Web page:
Thursday, August 02, 2007

Lights will guide you home.

There are only 2 official days of camp left. It alternately feels like I've been here forever, and like I just arrived. So, in memoriam, I wanted to collect a few of my favorite highlights from the past 9 weeks of camp. These probably won't mean anything to anyone but me, but here goes:

1. The wonderful people I have met, and the friendships forged, that I do truly hope I keep up with. I have met some of the most humble, welcoming, intelligent, down-to-earth, open, good-hearted, funny, and all around irresistible people here. And I know that if I'm ever in South Carolina or Tennessee, I'll always have a welcoming place to lay my head.

2. The $2 nightly drink specials at Hannah Flannagan's, the local Irish pub in downtown Hendersonville. Which we visited frequently. And which we nicknamed Flannery 'O Connor's.

3. David saying to me at one point, "You try to act all tough and hard, but I know, in here," he taps his chest, "you have the heart of little puppy dog. You're not fooling anybody."

4. A little boy just randomly walking up to me and saying, "You should be a counselor." When I asked why, he simply replied, "Because you'd make a really good one."

5. Mills Dog (what am I gonna do without seeing his smiling face and funny waggy butt
bounding up to me every day??!?)

6. Spending a whole day out on the lake with five 10-year-old boys, tubing, skiing, wakeboarding, and jumping off cliffs, and having more fun than I can remember having in ages.

7. On that same trip, being intimidated by a boy named George into jumping off the cliff, when I was terrified of doing it. He stood behind me and said he wouldn't let me walk back down, and he wouldn't jump until I did, so I may as well go ahead and do it, so he could get back to swimming.

8. Stealing Max's pair of $100 sunglasses and holding them for ransom, and him having no idea that I had them. And making him do ridiculous things to get them back.

9. Realizing how rewarding it truly is when a kid decides they like you, and they go out of their way to talk to you, or they actually come up and compliment you, or confide something in you. Because they don't talk to anybody they don't want to talk to.

10. Me and Charlotte rolling on the floor (literally rolling, clutching each other) laughing so hard we were crying, watching David and Joey do their impressions of people at camp. And then when we finally tried to leave to go to bed at 2am, having David say, "I just want to see you guys laugh one more time before you leave."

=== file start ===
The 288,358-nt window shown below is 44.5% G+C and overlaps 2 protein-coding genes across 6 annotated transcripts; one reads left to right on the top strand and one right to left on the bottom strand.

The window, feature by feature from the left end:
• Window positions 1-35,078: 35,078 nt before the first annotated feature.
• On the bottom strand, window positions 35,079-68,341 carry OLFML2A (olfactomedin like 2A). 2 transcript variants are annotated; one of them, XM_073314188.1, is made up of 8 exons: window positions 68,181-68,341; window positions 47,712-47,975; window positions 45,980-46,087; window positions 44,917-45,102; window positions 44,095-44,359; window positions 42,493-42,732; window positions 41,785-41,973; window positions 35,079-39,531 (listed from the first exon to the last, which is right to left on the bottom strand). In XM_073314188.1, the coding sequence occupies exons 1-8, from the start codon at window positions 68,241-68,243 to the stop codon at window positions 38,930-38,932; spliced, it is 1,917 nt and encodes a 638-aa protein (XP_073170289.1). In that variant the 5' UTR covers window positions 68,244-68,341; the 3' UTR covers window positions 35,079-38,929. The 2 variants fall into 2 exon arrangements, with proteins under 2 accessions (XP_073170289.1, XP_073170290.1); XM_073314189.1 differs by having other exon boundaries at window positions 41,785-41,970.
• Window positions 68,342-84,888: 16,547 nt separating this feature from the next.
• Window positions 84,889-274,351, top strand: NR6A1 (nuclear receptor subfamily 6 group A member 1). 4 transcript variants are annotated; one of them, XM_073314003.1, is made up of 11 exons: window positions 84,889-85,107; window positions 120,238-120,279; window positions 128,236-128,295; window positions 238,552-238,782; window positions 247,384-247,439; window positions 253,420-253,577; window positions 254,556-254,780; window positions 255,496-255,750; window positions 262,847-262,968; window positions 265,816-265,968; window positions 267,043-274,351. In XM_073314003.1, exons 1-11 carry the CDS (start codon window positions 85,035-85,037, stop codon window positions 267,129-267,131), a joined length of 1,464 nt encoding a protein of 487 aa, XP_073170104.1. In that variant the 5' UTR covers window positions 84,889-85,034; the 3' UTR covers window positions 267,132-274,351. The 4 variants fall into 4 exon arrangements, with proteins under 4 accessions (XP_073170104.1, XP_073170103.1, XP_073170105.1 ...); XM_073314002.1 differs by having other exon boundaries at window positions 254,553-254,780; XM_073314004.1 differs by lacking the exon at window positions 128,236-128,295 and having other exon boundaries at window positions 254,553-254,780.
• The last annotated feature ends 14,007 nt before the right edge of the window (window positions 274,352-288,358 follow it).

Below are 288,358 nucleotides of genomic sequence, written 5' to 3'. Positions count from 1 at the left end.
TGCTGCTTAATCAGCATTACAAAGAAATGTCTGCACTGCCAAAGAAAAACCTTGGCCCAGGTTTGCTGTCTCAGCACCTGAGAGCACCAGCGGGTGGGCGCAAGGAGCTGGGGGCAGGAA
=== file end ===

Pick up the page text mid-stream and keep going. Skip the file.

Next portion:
11. Tearfully confessing to David, in his office the second week of camp, how miserable I was, and him taking me seriously, and making me feel a lot better. That was the beginning of the love.

12. Laughing through the tears (my favorite emotion).

13. Driving back from previously mentioned bar at 1:30 in the morning with Charlotte, singing "Fix You" by Coldplay at the top of our lungs and laughing hysterically.

14. White-water rafting for the first time with a bunch of 8-year-old girls, and having the raft guide throw me out of the raft purely for the girls' amusement.

15. Having Trey, one of the head counselors at boys camp, run up and tackle me, and say, "Ryan, my baby, where have you been?!?" when I got back from leave that one time.

16. Getting over my fear of the boys, and having that be one of my most rewarding accomplishments. Because that meant I could just have fun with them, and begin to appreciate them for who they truly are. And some of them were fucking amazing.

17. Numerous venting sessions at night that never ended in anything besides uncontrollable laughter.

18. All the awesome road trips I got to go on, and how much of the mountains, lakes and rivers I got to see.

19. Impromptu dance parties in the dining hall during dinner.

20. Getting to go kayaking for the first time and not rolling one single time.

And, on an un-camp-related note, but still of the utmost importance, getting to spend so much time with Matt & Angela in Asheville, and being so grateful that I got to know Angela, and add yet another amazing friend and ally to my life's list.

I'm sure I've forgotten something crucial, but that's what I can think of right now, off the top of my head.


bryan h. said...

re #6:
Did you actually jump? How was it? In high school I went with a bunch of friends to a place on the Minnesota/Wisconsin border known for its jump-able cliffs. Only me and one other person refused to jump. Strangers on the opposite side of the river even taunted us. I don't have any regrets, though. I'm sure I would have broken my legs.

The Fire Next Time said...

I did jump, but it wasn't very high.

When I was in high school we had a regular cliff we jumped off of that was at least 50 or 60 feet high. Which I thought nothing of at the time. Of course, there's no fucking way I would do that now. The one here was probably 20 feet. If that.

bryan h. said...

Were the cliffs you used to jump from in the mountains? I heard a reference on NPR earlier to "the mountains of Arkansas" and I was surprised to hear that Arkansas had mountains (or if I had known, I had also forgotten).

karen said...

I totally agree with this David character, by the way, tough guy.

The Fire Next Time said...

Where I grew up was in the Ozark Mountains; small by comparison to real mountains, but bigger, generally, than what you find around Austin. Also, a little east of where I grew up are the Boston mountains, which are pretty impressive. Then in central arkansas, there's another cool, medium-sized mountain range, though I forget the name of it. Ouachita mountains, maybe?